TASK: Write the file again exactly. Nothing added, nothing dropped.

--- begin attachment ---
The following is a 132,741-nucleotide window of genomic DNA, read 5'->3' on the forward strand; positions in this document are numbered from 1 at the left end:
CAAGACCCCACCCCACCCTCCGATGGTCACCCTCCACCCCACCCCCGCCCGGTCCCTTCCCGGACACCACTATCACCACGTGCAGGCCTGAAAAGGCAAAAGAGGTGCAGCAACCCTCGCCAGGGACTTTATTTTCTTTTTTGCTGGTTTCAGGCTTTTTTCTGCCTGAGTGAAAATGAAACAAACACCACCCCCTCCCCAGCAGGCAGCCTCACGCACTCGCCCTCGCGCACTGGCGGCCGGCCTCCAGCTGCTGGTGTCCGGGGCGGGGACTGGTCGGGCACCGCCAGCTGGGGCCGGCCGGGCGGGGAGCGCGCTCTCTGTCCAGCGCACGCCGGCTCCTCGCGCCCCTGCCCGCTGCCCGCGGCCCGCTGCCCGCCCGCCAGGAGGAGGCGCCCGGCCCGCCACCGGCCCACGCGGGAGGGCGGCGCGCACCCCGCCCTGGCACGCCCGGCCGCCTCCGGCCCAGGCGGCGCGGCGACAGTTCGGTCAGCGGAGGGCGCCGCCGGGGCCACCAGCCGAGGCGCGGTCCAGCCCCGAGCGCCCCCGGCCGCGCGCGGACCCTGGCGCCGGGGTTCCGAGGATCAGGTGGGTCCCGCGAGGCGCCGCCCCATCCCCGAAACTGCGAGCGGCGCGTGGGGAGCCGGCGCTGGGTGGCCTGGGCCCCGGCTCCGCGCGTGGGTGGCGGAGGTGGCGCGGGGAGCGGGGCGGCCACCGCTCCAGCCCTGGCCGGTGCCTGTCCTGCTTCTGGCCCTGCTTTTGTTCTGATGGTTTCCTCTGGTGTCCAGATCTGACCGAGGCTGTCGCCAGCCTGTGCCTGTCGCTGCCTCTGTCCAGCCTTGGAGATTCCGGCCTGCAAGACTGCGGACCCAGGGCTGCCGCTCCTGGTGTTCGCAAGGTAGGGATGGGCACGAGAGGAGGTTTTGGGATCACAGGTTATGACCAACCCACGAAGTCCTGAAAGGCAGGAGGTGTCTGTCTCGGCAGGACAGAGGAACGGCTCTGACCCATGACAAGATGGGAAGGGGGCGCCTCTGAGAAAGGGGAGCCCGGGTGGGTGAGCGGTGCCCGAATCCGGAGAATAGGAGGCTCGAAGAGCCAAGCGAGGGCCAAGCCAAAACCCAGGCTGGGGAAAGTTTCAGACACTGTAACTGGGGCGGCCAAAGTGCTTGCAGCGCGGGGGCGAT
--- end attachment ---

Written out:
The following is a 132,741-nucleotide window of genomic DNA, read 5'->3' on the forward strand; positions in this document are numbered from 1 at the left end:
CAAGACCCCACCCCACCCTCCGATGGTCACCCTCCACCCCACCCCCGCCCGGTCCCTTCCCGGACACCACTATCACCACGTGCAGGCCTGAAAAGGCAAAAGAGGTGCAGCAACCCTCGCCAGGGACTTTATTTTCTTTTTTGCTGGTTTCAGGCTTTTTTCTGCCTGAGTGAAAATGAAACAAACACCACCCCCTCCCCAGCAGGCAGCCTCACGCACTCGCCCTCGCGCACTGGCGGCCGGCCTCCAGCTGCTGGTGTCCGGGGCGGGGACTGGTCGGGCACCGCCAGCTGGGGCCGGCCGGGCGGGGAGCGCGCTCTCTGTCCAGCGCACGCCGGCTCCTCGCGCCCCTGCCCGCTGCCCGCGGCCCGCTGCCCGCCCGCCAGGAGGAGGCGCCCGGCCCGCCACCGGCCCACGCGGGAGGGCGGCGCGCACCCCGCCCTGGCACGCCCGGCCGCCTCCGGCCCAGGCGGCGCGGCGACAGTTCGGTCAGCGGAGGGCGCCGCCGGGGCCACCAGCCGAGGCGCGGTCCAGCCCCGAGCGCCCCCGGCCGCGCGCGGACCCTGGCGCCGGGGTTCCGAGGATCAGGTGGGTCCCGCGAGGCGCCGCCCCATCCCCGAAACTGCGAGCGGCGCGTGGGGAGCCGGCGCTGGGTGGCCTGGGCCCCGGCTCCGCGCGTGGGTGGCGGAGGTGGCGCGGGGAGCGGGGCGGCCACCGCTCCAGCCCTGGCCGGTGCCTGTCCTGCTTCTGGCCCTGCTTTTGTTCTGATGGTTTCCTCTGGTGTCCAGATCTGACCGAGGCTGTCGCCAGCCTGTGCCTGTCGCTGCCTCTGTCCAGCCTTGGAGATTCCGGCCTGCAAGACTGCGGACCCAGGGCTGCCGCTCCTGGTGTTCGCAAGGTAGGGATGGGCACGAGAGGAGGTTTTGGGATCACAGGTTATGACCAACCCACGAAGTCCTGAAAGGCAGGAGGTGTCTGTCTCGGCAGGACAGAGGAACGGCTCTGACCCATGACAAGATGGGAAGGGGGCGCCTCTGAGAAAGGGGAGCCCGGGTGGGTGAGCGGTGCCCGAATCCGGAGAATAGGAGGCTCGAAGAGCCAAGCGAGGGCCAAGCCAAAACCCAGGCTGGGGAAAGTTTCAGACACTGTAACTGGGGCGGCCAAAGTGCTTGCAGCGCGGGGGCGAT